In Kerala though there was an overwhelming enthusiasm to local governance, gradually things returned to pursuit of specific political agenda, dictated by party high commands. Powers ended with president or the ward member who decides how to spend the money allocated. Often it is the most irraciable or nosiest of the member (or leader) in the discussions who has her/ his way. Villagers feel that whatever Panchayt decides or made to decide, is the law. To the common man it is the change of plane where recommendation is to be sought (shifting from minister to panchayt president or ward member). The best example is that of NREG (MGNREG) where at least some of the actions of the panchayt are not legally tenable. There are compromises on the fund use and participation, even though the govt. (the Secretary LSGD) had issued clear directions for the operation of MGMNREG funds.
At National level too, the situation is more or less the same. Empowerment is considered as a tool to make food (and other essentials) accessible to the poor when agricultural labour demand is low. On our empowerment front, schemes like IRDP, employment assurance scheme (EAS), Jawahar Rojgar Yojana (JRY), rural work programme (RWP), employment guarantee scheme (NREGS), employment assurance scheme (EAS) etc. did not prove to have any primary or secondary impact on poverty or food security. None of these measures had any impact on general employment or in execution of projects. (Parikh, Kirit.S.: India Development report, 1997; Oxford Univ. Press).
Other points suggested from time to time on good governance are briefly mentioned below,-
6. Committees are not to be used to delay (or virtually deny) decisions or used as a device defer division within a political party, group or community. Though qualities of good a leader include confidence, competence, communication skill and capacity for decision making [CCCC or C4], the last mentioned quality is critical. Many a time responsibilities of decision making are offloaded on committees to evade direct responsibility or to avoid division within one group.
7. Delivery of justice must lessen inflation and corruption in a manner that is deterrent to injustice. Justice delivered must be both legal and just and must have palpable impact. Reverting to the spirit of the article 39 we see that both inflation and corruption stand in the way of delivery of justice or right to an adequate means to livelihood (and social security).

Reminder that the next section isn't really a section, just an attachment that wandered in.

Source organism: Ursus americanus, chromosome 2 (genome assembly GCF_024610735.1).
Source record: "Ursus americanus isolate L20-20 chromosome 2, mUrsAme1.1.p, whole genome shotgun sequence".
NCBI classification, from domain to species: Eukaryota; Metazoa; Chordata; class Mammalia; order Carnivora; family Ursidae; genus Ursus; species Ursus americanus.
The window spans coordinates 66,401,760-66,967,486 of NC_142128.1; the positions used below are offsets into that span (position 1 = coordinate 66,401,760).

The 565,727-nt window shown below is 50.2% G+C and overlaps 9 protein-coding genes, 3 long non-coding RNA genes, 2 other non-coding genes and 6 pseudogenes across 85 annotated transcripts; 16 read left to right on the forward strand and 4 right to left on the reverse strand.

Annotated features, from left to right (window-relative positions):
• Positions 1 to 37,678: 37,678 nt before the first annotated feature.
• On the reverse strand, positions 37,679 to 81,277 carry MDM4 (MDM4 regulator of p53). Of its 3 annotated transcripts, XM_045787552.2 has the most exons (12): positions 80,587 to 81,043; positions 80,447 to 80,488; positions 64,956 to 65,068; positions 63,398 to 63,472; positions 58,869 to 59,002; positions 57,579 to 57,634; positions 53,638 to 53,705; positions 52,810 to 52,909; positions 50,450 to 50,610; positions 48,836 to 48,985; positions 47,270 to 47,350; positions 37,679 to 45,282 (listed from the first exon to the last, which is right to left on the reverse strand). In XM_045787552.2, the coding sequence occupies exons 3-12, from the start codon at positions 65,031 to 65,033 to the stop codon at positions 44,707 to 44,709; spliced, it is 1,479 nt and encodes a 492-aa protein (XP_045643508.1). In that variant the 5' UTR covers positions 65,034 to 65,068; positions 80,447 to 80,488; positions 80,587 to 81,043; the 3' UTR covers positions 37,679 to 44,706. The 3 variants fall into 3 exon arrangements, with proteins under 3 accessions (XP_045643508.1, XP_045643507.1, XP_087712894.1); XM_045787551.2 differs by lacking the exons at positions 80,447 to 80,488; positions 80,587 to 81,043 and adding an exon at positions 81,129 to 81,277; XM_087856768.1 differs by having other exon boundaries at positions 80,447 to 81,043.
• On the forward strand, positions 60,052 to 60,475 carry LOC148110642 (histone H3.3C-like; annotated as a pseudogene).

8. Media must be supported for monitoring and not for mongering. Use and popularity of FM radio and its immense possibilities to operate multimedia have made communication possible in or relevant to, regions and localities within state. FM is available and cheap and has reached almost every corner of India Media rightfully deserve to get support for saving or speeding govt. actions and from going astray. But, Media has an ethical responsibility to refrain from panic mongering or from spreading negative public sentiments.
9. Commissions (planning, finance, law, information, judical etc.) must not be allowed to become power shops, without action. One has to rehearse the working through a work break down study and follow PERT to ensure that commissions serve their purpose and that sufficient staff is made available to them in time. As the work expands these commissions need be provided needed staff.
10. FDI (Foreign direct investment). FDI is gaining importance in global economic growth, especially among developing & emerging market countries. The International Monetary Fund defines FDI as an individual or business owning 10% or more of a foreign company's capital. But we can see how FDI is variously interpreted in the media and polity. Advantages and disadvantages of FDI can be seen in any website. more
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From: "Sunil Dutt Agrawal" <email@example.com>
Subject: New post "Immediately after winning..." in [AAP Ki Dilli]
Date: Wed, Feb 11, 2015 1:48 PM more
Because women safety and social welfare are critical to the progress of Delhi, should there be some women ministers in the cabinet of Delhi ? In Modi Ji's cabinet, there were some women faces like Sushma Swaraj, Uma Bharti, Smriti Irani, among others. If AAP inducts some women ministers (at least 1-2), then will it not reflect that AAP is not gender biased and gives equal opportunities to everyone ?
Food for thought. more